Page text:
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November 3, 2021updated 01 Feb 2022 12:09pm

Argentina to add warning signs to food labelling

Argentina is set to follow fellow Latin American countries including Chile and Mexico in introducing labels on food high in ingredients like sugar and salt.

By Paula Krizanovic

Argentina is set to introduce warning labels on foods and drinks high in sugar, fats, sodium and caffeine.

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  • Major trends in the market including rapid delivery, ambient retailing, supply chain disruption, and inflation
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The new law requires food and beverage companies to carry black octagonal symbols with the inscription “excess of” regarding the content of sodium, sugar, fats and caffeine, similar to legislation recently passed in countries including Chile, Peru, Uruguay, Colombia and México.

Products will be required to use the labels when they exceed the amounts of fats, sugar or sodium recommended by the Panamerican Health Organization and Argentina Health Ministry guidelines.

Carla Martin Bonito, executive director of trade body the Argentina Food Industries Coordinator (COPAL), told Just Food: “The food and beverages industry was always in favour of a front-of-pack labelling system and stressed the need of reaching consensus about a project that included the points of view of all the interested parties on the issue, including the industry itself.

“But this is not what happened with the law that was finally passed. After the approval in Congress, we are still evaluating the impact of the legislation, exploring possibilities for improvement, trying to amend the weaknesses the project holds, and attending to the concerns of the manufacturing sector.”

All manufacturers that sell food and beverages in Argentina fall within this new framework, except in the case of producers of common sugar, vegetable oils, nuts and dried foods.

The new law prohibits the sale of products with the warning labels in school environments, as well as advertising them to children and teenage audiences.

Manufacturers are also banned from adding complementary nutritional information to stress the positive qualities of the products, as well as using logos from civil or medical organisations.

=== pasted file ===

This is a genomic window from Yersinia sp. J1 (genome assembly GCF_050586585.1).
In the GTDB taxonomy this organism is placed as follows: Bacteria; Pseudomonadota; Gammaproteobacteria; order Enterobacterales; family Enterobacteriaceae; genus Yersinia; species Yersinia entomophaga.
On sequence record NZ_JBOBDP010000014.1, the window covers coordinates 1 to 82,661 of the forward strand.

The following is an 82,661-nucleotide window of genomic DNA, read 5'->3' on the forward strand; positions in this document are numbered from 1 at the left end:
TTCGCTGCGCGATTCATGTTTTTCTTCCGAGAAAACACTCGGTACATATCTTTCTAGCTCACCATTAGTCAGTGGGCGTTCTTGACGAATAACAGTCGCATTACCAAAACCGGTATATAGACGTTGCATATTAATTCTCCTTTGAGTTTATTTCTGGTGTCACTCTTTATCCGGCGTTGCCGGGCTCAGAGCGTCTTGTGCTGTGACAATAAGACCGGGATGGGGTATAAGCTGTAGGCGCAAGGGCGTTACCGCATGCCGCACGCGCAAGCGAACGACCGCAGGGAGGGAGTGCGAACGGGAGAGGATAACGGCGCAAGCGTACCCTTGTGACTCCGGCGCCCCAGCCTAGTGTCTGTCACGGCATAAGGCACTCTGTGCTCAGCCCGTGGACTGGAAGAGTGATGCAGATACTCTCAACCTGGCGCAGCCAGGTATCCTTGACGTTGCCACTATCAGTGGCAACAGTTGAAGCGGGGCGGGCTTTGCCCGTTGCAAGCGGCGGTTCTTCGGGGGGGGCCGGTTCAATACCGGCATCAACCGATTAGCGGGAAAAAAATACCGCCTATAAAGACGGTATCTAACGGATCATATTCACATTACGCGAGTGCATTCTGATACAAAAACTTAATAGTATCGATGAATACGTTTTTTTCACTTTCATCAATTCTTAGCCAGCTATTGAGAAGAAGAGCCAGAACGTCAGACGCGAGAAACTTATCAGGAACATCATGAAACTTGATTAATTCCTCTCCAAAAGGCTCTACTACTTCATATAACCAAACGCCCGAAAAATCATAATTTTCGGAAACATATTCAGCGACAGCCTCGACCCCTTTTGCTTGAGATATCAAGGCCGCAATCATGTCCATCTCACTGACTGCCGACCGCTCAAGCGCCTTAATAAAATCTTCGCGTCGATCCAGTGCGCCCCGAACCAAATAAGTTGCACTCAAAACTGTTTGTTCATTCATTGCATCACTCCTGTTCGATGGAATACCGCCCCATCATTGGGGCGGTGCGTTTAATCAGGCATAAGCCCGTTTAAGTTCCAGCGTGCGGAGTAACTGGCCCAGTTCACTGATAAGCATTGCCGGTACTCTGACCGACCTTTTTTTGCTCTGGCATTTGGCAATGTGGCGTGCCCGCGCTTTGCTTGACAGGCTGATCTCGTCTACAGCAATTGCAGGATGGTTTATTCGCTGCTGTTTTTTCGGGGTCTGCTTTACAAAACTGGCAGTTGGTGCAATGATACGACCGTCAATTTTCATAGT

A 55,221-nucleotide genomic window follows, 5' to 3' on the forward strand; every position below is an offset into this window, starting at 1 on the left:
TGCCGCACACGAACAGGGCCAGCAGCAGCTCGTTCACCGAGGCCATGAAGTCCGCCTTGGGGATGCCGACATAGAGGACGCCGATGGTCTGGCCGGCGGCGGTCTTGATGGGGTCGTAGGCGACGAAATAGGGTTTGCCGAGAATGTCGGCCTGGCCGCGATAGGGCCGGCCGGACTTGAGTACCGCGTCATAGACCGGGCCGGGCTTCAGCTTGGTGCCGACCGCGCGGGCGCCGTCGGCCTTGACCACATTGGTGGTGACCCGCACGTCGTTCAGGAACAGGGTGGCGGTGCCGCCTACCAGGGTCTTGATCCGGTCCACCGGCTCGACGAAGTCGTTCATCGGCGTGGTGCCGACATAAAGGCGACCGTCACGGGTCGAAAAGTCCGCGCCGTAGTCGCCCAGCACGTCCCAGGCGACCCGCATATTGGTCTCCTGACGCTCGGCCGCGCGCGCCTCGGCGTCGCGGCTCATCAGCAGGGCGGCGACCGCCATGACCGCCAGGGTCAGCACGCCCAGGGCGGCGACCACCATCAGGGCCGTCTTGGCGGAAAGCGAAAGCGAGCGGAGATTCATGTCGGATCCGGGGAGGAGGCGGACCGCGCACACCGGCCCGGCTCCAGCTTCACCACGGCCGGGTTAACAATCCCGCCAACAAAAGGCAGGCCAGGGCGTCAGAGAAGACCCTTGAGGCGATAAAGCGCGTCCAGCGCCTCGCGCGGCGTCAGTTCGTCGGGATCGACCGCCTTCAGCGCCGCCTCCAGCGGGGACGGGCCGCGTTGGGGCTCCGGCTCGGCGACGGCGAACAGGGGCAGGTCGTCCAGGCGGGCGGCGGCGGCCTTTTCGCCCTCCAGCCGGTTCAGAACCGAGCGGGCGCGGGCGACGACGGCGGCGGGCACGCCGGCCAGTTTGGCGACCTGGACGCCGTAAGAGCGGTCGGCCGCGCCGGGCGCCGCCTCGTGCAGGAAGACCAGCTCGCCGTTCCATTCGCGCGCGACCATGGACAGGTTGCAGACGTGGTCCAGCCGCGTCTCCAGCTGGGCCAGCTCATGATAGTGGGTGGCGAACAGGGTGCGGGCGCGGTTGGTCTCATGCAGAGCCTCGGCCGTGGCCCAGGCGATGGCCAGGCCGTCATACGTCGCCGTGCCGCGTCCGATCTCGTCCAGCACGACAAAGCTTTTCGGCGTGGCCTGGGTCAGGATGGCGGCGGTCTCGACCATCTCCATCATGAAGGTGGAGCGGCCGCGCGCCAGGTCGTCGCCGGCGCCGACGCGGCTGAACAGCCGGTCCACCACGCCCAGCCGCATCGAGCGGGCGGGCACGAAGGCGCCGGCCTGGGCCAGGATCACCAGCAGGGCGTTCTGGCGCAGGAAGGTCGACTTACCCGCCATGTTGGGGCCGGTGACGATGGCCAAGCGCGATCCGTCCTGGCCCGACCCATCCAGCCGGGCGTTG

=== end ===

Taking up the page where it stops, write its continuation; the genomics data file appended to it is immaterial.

Experts at the local branch of law consulting firm Baker McKenzie told Just Food companies will have 180 days to comply but will be able to request an additional 180 days in case they cannot meet the requirements.

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Free Report
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What’s the forecast for the food and grocery industry?

The food and grocery sector thrived during the pandemic, largely due to the shutdown of the food service industry and the sector’s subsequent necessity, panic-induced bulk purchasing, and spending more time at home. The market has grown as a result of inflation. Consumer unwillingness to go out and socialize, and the reopening of several hospitality facilities, helped maintain the demand for groceries, particularly online, in 2021. As consumer behavior changes, we consume more food and drink at home, and inflation increases basket sizes. GlobalData predicts that the sector will continue to hold a higher share than had been predicted prior to the pandemic. This is true despite the fact that the food and grocery sector's share of overall retail will decline from its peak in 2020. This report will discuss market forecasts and key themes in the global food & grocery industry in 2022 and beyond. It covers:
  • Market drivers and inhibitors
  • Five-year forecasts and the impact of COVID-19
  • The performance of the online channel versus offline
  • Major trends in the market including rapid delivery, ambient retailing, supply chain disruption, and inflation
Assess developments within this sector to help your business thrive in 2022 and beyond.
by GlobalData
Enter your details here to receive your free Report.

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